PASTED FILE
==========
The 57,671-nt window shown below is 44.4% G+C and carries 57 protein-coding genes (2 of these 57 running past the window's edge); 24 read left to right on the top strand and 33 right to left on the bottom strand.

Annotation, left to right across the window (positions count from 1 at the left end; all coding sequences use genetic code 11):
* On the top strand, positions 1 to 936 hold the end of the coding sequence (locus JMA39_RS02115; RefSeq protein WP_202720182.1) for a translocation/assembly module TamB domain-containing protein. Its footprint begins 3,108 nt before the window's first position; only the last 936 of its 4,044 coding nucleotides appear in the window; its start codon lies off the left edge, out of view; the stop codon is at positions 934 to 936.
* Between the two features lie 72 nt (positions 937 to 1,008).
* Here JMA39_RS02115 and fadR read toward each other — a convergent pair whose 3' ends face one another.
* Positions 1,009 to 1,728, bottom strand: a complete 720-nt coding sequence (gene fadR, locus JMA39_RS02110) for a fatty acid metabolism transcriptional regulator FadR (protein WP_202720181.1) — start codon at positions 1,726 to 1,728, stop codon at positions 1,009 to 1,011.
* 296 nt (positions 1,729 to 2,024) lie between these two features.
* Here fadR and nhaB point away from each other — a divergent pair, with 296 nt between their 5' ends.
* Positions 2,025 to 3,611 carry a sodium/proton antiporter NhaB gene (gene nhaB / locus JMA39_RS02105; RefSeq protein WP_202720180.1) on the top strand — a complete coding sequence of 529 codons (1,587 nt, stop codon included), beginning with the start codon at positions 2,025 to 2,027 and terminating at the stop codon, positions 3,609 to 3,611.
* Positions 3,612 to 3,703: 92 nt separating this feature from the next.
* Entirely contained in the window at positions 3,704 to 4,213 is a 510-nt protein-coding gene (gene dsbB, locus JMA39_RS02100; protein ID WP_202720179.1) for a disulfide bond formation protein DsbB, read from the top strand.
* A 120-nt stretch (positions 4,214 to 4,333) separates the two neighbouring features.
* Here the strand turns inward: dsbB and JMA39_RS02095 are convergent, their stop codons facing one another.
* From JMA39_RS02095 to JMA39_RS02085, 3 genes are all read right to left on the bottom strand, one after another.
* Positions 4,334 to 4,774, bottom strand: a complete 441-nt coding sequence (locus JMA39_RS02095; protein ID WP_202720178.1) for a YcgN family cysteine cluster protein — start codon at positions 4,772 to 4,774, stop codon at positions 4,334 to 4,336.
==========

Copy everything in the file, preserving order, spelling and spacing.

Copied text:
The 57,671-nt window shown below is 44.4% G+C and carries 57 protein-coding genes (2 of these 57 running past the window's edge); 24 read left to right on the top strand and 33 right to left on the bottom strand.

Annotation, left to right across the window (positions count from 1 at the left end; all coding sequences use genetic code 11):
* On the top strand, positions 1 to 936 hold the end of the coding sequence (locus JMA39_RS02115; RefSeq protein WP_202720182.1) for a translocation/assembly module TamB domain-containing protein. Its footprint begins 3,108 nt before the window's first position; only the last 936 of its 4,044 coding nucleotides appear in the window; its start codon lies off the left edge, out of view; the stop codon is at positions 934 to 936.
* Between the two features lie 72 nt (positions 937 to 1,008).
* Here JMA39_RS02115 and fadR read toward each other — a convergent pair whose 3' ends face one another.
* Positions 1,009 to 1,728, bottom strand: a complete 720-nt coding sequence (gene fadR, locus JMA39_RS02110) for a fatty acid metabolism transcriptional regulator FadR (protein WP_202720181.1) — start codon at positions 1,726 to 1,728, stop codon at positions 1,009 to 1,011.
* 296 nt (positions 1,729 to 2,024) lie between these two features.
* Here fadR and nhaB point away from each other — a divergent pair, with 296 nt between their 5' ends.
* Positions 2,025 to 3,611 carry a sodium/proton antiporter NhaB gene (gene nhaB / locus JMA39_RS02105; RefSeq protein WP_202720180.1) on the top strand — a complete coding sequence of 529 codons (1,587 nt, stop codon included), beginning with the start codon at positions 2,025 to 2,027 and terminating at the stop codon, positions 3,609 to 3,611.
* Positions 3,612 to 3,703: 92 nt separating this feature from the next.
* Entirely contained in the window at positions 3,704 to 4,213 is a 510-nt protein-coding gene (gene dsbB, locus JMA39_RS02100; protein ID WP_202720179.1) for a disulfide bond formation protein DsbB, read from the top strand.
* A 120-nt stretch (positions 4,214 to 4,333) separates the two neighbouring features.
* Here the strand turns inward: dsbB and JMA39_RS02095 are convergent, their stop codons facing one another.
* From JMA39_RS02095 to JMA39_RS02085, 3 genes are all read right to left on the bottom strand, one after another.
* Positions 4,334 to 4,774, bottom strand: a complete 441-nt coding sequence (locus JMA39_RS02095; protein ID WP_202720178.1) for a YcgN family cysteine cluster protein — start codon at positions 4,772 to 4,774, stop codon at positions 4,334 to 4,336.